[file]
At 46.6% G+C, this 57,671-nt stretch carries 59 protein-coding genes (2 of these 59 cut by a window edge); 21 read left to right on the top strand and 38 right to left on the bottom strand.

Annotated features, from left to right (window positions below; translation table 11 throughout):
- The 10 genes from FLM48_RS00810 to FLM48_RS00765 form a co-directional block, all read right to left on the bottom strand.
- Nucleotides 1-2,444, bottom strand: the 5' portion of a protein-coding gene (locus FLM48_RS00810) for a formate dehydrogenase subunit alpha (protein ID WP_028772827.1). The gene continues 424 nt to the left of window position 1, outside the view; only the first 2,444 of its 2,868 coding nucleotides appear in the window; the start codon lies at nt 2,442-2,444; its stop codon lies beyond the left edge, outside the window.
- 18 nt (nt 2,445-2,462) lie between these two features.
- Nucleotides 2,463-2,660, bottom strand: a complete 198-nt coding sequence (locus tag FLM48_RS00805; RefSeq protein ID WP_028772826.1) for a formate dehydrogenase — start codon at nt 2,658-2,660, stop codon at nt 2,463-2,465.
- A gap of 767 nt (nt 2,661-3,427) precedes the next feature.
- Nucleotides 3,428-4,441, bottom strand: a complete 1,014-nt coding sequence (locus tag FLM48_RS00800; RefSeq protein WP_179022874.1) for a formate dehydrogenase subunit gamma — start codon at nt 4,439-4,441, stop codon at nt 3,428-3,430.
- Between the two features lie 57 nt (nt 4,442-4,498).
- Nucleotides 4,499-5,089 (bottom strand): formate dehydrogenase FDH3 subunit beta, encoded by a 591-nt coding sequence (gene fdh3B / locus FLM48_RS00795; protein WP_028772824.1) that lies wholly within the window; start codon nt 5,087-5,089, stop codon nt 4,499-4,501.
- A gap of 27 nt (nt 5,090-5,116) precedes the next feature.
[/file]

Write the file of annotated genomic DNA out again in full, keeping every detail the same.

At 46.6% G+C, this 57,671-nt stretch carries 59 protein-coding genes (2 of these 59 cut by a window edge); 21 read left to right on the top strand and 38 right to left on the bottom strand.

Annotated features, from left to right (window positions below; translation table 11 throughout):
- The 10 genes from FLM48_RS00810 to FLM48_RS00765 form a co-directional block, all read right to left on the bottom strand.
- Nucleotides 1-2,444, bottom strand: the 5' portion of a protein-coding gene (locus FLM48_RS00810) for a formate dehydrogenase subunit alpha (protein ID WP_028772827.1). The gene continues 424 nt to the left of window position 1, outside the view; only the first 2,444 of its 2,868 coding nucleotides appear in the window; the start codon lies at nt 2,442-2,444; its stop codon lies beyond the left edge, outside the window.
- 18 nt (nt 2,445-2,462) lie between these two features.
- Nucleotides 2,463-2,660, bottom strand: a complete 198-nt coding sequence (locus tag FLM48_RS00805; RefSeq protein ID WP_028772826.1) for a formate dehydrogenase — start codon at nt 2,658-2,660, stop codon at nt 2,463-2,465.
- A gap of 767 nt (nt 2,661-3,427) precedes the next feature.
- Nucleotides 3,428-4,441, bottom strand: a complete 1,014-nt coding sequence (locus tag FLM48_RS00800; RefSeq protein WP_179022874.1) for a formate dehydrogenase subunit gamma — start codon at nt 4,439-4,441, stop codon at nt 3,428-3,430.
- Between the two features lie 57 nt (nt 4,442-4,498).
- Nucleotides 4,499-5,089 (bottom strand): formate dehydrogenase FDH3 subunit beta, encoded by a 591-nt coding sequence (gene fdh3B / locus FLM48_RS00795; protein WP_028772824.1) that lies wholly within the window; start codon nt 5,087-5,089, stop codon nt 4,499-4,501.
- A gap of 27 nt (nt 5,090-5,116) precedes the next feature.